Parent Info

What is the MotC?

The Meaning of the Child (MotC) explores the nature of your connection to your child by carefully analysing an interview with you using a standardised method.



Click here for a leaflet on the Meaning of the Child


Our relationship with our child may be our most enduring, deeply-felt relationship, but too often it is treated simply as if it were another task or job we do. The Meaning of the Child explores the range of feelings, thoughts, stories and experiences that make up your relationship with your child(ren).  The MotC tries to understand the impact of your child and parenting on you, and how that might in turn shape your experience of your child, and s/he of you. The MotC also explores the parenting you received, and what you want for your child that might be the same or different from what you experienced. The interview includes your other relationships, and their impact upon your relationship with your child.


The MotC can be helpful in helping understand areas that you and your child may be struggling in, as well as highlighting the resources in your relationship, and any points of joy and connection.




How does it work?

The process involves a semi-structured interview, which means you are asked set questions about your child and your own experiences of being a parent, whilst also allowing you room to explore your thoughts and feelings about your relationships more deeply. The set questions give the interview a standard structure that allows it to be informed by current science, whilst still offering freedom for you to explore what matters to you.


The interview takes approximately 1-1½ hours, is typed up and then sent to someone trained and certified in the MotC coding analysis. A benefit of the MotC being analysed in this way is that it offers a systematic and impartial view of key elements of a parent-child relationship; a fresh look from someone not influenced by other factors about your life and situation. This is then discussed with the referrer to ensure accuracy, and a summary prepared that is shared with you (verbally or in the form of a report). This can take a few weeks; the service who is conducting the MotC with you should clarify the timescale and process for hearing back.


What does it look for?


The MotC seeks to understand the meaning of the child to their parent, and to explore the connection between a parent and child. Many parents have times where they feel like their relationships may be struggling. The MotC helps explore and consider how this may be impacting behaviour, how it can be understood within the relationship, and what may be helpful for a family.


The MotC is based in attachment theory, which highlights how human behaviour is shaped by our shared need for protection and comfort from those close to us. Therefore, it can indicate how past trauma, significant losses, and anxious or dangerous experiences might impact you as a parent. Such overwhelming events can make us sensitive to some things, inured to others, and influence our relationships in ways we might not have intended.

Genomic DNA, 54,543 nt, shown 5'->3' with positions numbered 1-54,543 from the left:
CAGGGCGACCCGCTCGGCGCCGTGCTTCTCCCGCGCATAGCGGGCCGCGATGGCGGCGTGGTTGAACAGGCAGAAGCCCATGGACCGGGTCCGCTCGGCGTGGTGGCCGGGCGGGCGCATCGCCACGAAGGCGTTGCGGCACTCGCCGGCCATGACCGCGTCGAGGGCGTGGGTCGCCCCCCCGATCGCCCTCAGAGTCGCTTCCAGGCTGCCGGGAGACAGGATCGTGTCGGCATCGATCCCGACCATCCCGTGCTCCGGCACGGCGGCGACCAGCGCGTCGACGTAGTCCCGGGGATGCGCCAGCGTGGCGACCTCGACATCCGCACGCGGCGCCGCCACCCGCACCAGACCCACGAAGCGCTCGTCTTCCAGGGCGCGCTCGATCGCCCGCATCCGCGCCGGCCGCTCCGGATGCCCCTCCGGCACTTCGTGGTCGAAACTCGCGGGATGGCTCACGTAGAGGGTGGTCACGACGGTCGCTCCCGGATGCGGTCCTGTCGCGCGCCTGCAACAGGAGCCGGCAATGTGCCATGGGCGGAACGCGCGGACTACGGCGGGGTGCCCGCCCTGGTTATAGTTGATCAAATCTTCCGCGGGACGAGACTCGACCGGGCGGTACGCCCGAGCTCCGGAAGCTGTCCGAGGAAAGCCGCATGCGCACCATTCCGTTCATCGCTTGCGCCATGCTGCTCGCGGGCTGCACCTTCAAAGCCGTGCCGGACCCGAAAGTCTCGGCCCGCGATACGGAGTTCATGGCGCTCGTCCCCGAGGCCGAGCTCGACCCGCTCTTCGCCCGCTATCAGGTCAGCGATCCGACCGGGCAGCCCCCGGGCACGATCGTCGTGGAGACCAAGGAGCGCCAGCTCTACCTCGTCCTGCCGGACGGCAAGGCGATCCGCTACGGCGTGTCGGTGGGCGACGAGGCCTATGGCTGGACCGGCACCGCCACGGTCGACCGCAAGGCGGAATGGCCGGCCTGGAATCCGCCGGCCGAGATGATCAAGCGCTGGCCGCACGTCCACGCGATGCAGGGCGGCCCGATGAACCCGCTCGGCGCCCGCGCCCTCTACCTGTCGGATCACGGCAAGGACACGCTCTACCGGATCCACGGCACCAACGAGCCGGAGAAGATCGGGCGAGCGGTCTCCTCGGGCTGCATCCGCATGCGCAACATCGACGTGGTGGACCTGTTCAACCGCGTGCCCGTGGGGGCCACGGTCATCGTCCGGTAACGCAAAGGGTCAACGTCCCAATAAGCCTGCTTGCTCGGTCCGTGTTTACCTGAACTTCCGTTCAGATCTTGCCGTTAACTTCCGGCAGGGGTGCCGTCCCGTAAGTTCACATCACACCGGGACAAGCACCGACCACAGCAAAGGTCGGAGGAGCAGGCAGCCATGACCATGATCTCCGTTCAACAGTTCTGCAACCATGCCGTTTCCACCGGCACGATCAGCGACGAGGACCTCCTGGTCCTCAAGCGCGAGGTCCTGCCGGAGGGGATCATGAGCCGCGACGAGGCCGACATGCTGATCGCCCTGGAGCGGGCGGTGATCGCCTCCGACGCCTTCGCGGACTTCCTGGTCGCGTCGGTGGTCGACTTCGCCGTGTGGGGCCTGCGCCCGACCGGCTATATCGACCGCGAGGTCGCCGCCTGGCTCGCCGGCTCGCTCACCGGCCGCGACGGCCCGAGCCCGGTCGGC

A MotC considers aspects that are working well for a relationship, as well as difficulties. It can indicate how the relationship is working for both you and your child. It gives an indication of the level of support you and your child might need. Parenting is a life-long relationship and the best of relationships go through times when support could make a difference. Most of us have experienced times when a close relationship has been at breaking point, as well as periods of real joy; and sometimes we go through both with the same person. The MotC recognises the complexity of human relationships, and the multiple challenges parents face in trying to protect and nurture their children through to adulthood and beyond.


Therefore, where the word ‘risk’ is used, this is not an judgement of you as a parent or individual, but rather how much you and your child might need support to make things work for you both. Categories range from from ‘critical’, highlighting the importance of intensive support right now, through to ‘collaborative’, suggesting that the relationship is working well and pleasurably for you both. These allow professionals to tailor their work to ensure that relationships get the right kind of support at the right time.


Why have I been asked to have a MotC or How do I get a MotC?


Often a MotC is requested by professionals working with families, such as social workers, psychologists or therapists. It may have been referred as part of an assessment, such as for adoption, or perhaps to help understand what intervention would be beneficial for you and your family. Where intervention may be needed, the MotC can be helpful in understanding which support would be best for your family’s individual circumstances.


Where it has been requested as part of a court directed assessment, the MotC allows for a greater depth of analysis and helps offer a clear picture of the parent-child relationship. The MotC does not seek to diagnose risk or pathology in individuals, but rather to understand the context and complexities of key relationships. Therefore, the MotC can help offer insights on how this is working parent and child, and, when integrated with other information and evidence, contribute to decision making. It should never be used in isolation to make decisions about the future of a child or family, but can help make sense of all the information at hand, or highlight areas that might have not have been fully considered.


Occasionally a parent may wish to have a MotC, for example, where there may have been a disruption during the child’s early years or they are worried about an aspect of their family dynamic and would like to gain a deeper understanding of their relationship.